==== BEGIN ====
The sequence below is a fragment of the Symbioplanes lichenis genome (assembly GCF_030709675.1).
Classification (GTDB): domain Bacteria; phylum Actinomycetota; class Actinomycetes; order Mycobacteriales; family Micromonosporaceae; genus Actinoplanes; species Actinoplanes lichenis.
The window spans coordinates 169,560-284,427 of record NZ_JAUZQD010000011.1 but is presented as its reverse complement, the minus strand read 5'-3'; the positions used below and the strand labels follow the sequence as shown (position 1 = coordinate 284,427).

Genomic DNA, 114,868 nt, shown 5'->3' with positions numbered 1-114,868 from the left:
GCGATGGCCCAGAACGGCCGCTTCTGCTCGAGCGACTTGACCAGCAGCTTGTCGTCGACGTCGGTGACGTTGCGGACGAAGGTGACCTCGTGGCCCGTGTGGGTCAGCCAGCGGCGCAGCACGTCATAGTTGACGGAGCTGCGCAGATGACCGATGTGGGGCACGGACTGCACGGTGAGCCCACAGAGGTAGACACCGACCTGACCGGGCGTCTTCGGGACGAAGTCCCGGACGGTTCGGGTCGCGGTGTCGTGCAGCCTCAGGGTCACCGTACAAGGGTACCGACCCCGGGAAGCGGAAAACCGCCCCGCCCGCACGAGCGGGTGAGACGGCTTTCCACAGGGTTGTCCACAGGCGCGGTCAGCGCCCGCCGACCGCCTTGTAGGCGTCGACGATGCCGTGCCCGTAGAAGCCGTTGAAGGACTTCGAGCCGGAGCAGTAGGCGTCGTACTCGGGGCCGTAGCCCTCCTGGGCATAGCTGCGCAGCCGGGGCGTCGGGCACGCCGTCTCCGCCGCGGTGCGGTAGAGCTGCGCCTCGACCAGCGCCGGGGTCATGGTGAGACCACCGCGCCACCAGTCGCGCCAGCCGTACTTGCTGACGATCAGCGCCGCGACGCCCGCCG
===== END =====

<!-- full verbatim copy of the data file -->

The sequence below is a fragment of the Symbioplanes lichenis genome (assembly GCF_030709675.1).
Classification (GTDB): domain Bacteria; phylum Actinomycetota; class Actinomycetes; order Mycobacteriales; family Micromonosporaceae; genus Actinoplanes; species Actinoplanes lichenis.
The window spans coordinates 169,560-284,427 of record NZ_JAUZQD010000011.1 but is presented as its reverse complement, the minus strand read 5'-3'; the positions used below and the strand labels follow the sequence as shown (position 1 = coordinate 284,427).

Genomic DNA, 114,868 nt, shown 5'->3' with positions numbered 1-114,868 from the left:
GCGATGGCCCAGAACGGCCGCTTCTGCTCGAGCGACTTGACCAGCAGCTTGTCGTCGACGTCGGTGACGTTGCGGACGAAGGTGACCTCGTGGCCCGTGTGGGTCAGCCAGCGGCGCAGCACGTCATAGTTGACGGAGCTGCGCAGATGACCGATGTGGGGCACGGACTGCACGGTGAGCCCACAGAGGTAGACACCGACCTGACCGGGCGTCTTCGGGACGAAGTCCCGGACGGTTCGGGTCGCGGTGTCGTGCAGCCTCAGGGTCACCGTACAAGGGTACCGACCCCGGGAAGCGGAAAACCGCCCCGCCCGCACGAGCGGGTGAGACGGCTTTCCACAGGGTTGTCCACAGGCGCGGTCAGCGCCCGCCGACCGCCTTGTAGGCGTCGACGATGCCGTGCCCGTAGAAGCCGTTGAAGGACTTCGAGCCGGAGCAGTAGGCGTCGTACTCGGGGCCGTAGCCCTCCTGGGCATAGCTGCGCAGCCGGGGCGTCGGGCACGCCGTCTCCGCCGCGGTGCGGTAGAGCTGCGCCTCGACCAGCGCCGGGGTCATGGTGAGACCACCGCGCCACCAGTCGCGCCAGCCGTACTTGCTGACGATCAGCGCCGCGACGCCCGCCG